When we look at the contemporary conception of the institution of slavery, we find it not only terrible, but completely self-serving. Though slavery is for the benefit of one, the land owner, Christ came for the benefit of many. In Christ we do serve God, but we too are rewarded in and by our efforts, We find that we benefit in being slaves to righteousness, which negates slavery altogether. In addition, we find others benefit in our being “slaves” to this righteousness, and we are given eternal life and glorify God with our very lives.

Sin is the true slavery, and more in tune with the current view of slavery then the antithesis. For though man’s carnal desires may be satisfied in short term, there is no true benefit, only pacification. What is true is what is eternal. Live for righteousness that you may be a slave no longer, live for Christ. Through sin came pain, death, and misery, but through Christ, we gain contentment, life, and joy. Glory be to God who through His Son broke us out of the bonds and freed us from sin and the wage that comes from it, death.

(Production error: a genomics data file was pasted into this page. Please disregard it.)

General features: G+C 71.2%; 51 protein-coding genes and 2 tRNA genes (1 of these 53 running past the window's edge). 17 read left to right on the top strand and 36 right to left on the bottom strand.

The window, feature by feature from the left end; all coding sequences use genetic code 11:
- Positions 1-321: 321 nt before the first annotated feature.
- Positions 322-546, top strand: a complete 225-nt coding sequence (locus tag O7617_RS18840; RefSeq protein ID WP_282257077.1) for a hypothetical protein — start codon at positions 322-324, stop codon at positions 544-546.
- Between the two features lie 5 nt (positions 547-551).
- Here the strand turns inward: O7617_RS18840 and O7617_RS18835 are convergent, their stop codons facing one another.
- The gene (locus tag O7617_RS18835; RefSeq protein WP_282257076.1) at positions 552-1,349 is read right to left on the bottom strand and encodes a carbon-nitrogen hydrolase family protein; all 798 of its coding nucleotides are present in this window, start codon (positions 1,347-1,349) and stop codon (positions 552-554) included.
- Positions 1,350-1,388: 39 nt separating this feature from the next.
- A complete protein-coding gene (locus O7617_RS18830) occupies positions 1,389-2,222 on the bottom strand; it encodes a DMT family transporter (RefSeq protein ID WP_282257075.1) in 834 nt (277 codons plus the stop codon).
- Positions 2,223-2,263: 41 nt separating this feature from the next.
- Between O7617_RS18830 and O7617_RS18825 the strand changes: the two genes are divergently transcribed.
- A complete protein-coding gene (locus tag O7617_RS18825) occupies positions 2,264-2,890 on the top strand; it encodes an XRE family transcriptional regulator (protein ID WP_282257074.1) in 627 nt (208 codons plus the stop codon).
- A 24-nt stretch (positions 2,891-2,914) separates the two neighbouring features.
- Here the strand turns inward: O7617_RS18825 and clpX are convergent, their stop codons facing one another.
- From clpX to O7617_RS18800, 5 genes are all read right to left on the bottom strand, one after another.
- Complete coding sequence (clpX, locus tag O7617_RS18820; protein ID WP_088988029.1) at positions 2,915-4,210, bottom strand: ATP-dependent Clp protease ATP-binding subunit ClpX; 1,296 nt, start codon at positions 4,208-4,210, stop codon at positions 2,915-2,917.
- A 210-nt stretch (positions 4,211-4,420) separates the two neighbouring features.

“Therefore, if anyone is in Christ, he is a new creation, the old has gone and the new has come! 18All this is from God, who reconciled us to Himself through Christ and gave us the ministry of reconciliation. 19That God was reconciling the world to Himself in Christ not counting men’s sins against them. And He has committed us to the message of reconciliation.” -Romans 5:17-19

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The Holy Bible should not be considered some mere book, that one reads once through, or even a few times, and that is all that is required. It is the Word of God and it may speak to us through a single verse in many different ways. This being the case, there is no such thing as too much repetition within the Holy Writ. We must consistently read and study, letting the Lord speak to us all the while, in order that through and by it, we may overcome the burdens or challenges that my arise within our lives. In addition, the memorization of Scripture, assists us to overcome the temptation of sin, which so easily entangles.